Saturday, October 17, 2009
Apothecarius Argentum, vol. 1
The story: Lady Primula is a teenage princess in the land of Beazol, which is under threat by unknown enemies. When the princess falls ill, a new apothecary, or pharmacist, is called in to treat her. But, the apothecary isn't exactly new -- he's Primula's former food taster, Argent. Raised as a basilisk, Argent was forced to ingest various poisons as a child and is now immune to many toxins because of it. It also makes it impossible for him to touch others, lest he poison them -- even fresh flowers wilt in his grasp. After reuniting with princess, Argent becomes the royal apothecary and the two grow closer. What does the future hold for Beazol, let alone Argent and Primula?
Reaction: With a fictional kingdom, a seemingly tragic love story and a penchant for science, Apothecarius Argentum quickly caught my attention. I appreciated the medical references and was pleasantly surprised to learn that the mangaka, Tomomi Yamashita, worked as a pharmacist for a decade. However, it was the characters that drew me in the most -- Princess Primula is a mercurial teenager and prone to bouts of childishness, while Argent is a more serious and deliberate in words and action. There's a wonderful balance created, but it's easy to see that there is more to their relationship than either of them is willing to admit, even if others see it all too easily.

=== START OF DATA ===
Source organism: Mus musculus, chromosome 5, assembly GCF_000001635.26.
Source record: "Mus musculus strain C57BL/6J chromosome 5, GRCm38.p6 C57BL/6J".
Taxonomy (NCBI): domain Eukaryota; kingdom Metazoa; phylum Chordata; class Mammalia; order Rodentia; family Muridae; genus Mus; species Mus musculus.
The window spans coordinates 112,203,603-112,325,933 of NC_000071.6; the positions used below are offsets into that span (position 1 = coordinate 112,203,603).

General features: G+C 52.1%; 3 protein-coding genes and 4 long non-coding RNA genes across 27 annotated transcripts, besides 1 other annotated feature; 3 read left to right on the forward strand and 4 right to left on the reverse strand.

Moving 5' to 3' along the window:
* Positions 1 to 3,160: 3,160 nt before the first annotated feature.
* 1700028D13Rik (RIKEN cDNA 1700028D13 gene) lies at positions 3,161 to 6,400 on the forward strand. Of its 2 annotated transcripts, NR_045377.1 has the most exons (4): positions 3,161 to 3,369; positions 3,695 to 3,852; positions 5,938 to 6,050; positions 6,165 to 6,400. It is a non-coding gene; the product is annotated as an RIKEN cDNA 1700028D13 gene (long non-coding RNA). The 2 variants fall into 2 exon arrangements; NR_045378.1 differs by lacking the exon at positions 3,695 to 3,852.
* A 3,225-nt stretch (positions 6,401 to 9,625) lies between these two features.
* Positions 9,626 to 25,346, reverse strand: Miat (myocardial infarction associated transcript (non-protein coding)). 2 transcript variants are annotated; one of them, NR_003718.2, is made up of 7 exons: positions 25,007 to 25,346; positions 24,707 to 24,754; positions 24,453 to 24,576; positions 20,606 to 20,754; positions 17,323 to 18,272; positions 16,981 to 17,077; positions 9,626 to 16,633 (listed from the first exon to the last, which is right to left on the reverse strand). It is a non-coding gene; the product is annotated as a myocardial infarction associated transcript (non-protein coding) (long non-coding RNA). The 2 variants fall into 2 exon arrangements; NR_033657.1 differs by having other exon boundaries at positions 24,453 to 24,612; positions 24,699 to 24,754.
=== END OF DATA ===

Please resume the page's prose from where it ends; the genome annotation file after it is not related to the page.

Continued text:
Deep thoughts: The idea of a basilisk is intriguing -- that the human body can be made toxic by increasingly ingesting poisons. It's common knowledge that people can build immunities to viruses and other infectious agents, but, as far as I know, it's unknown whether the same can be said for other possible poisons. While some poisons have medicinal uses, such as foxglove (mentioned in the book) or aspirin, large doses can often prove fatal.
Artwork: The art here is pleasant enough, making Argent mysteriously handsome and Primula innocently cute. At times, I was reminded of '90s-era shojo, like Mars, especially in the panel reprinted on the book's back cover. Otherwise, characters are all memorable and easy to tell apart. Backgrounds evoke a mostly rural kingdom, with none of the telltale signs of modernity. But, one of my favorite scenes is when Argent is receiving etiquette training and is dressed up like some romance novel heartthrob -- knowing his personality, it's quite humorous in its own way.
The verdict: Highly recommended. I really enjoyed this opening volume because of its budding romance and political intrigue. The bits of science are interesting, while the characters entertaining. If you're looking for a shojo romance off the beaten path, I couldn't recommend this series more. Apothecarius Argentum is available in the U.S. from CMX.
Review copy provided by CMX.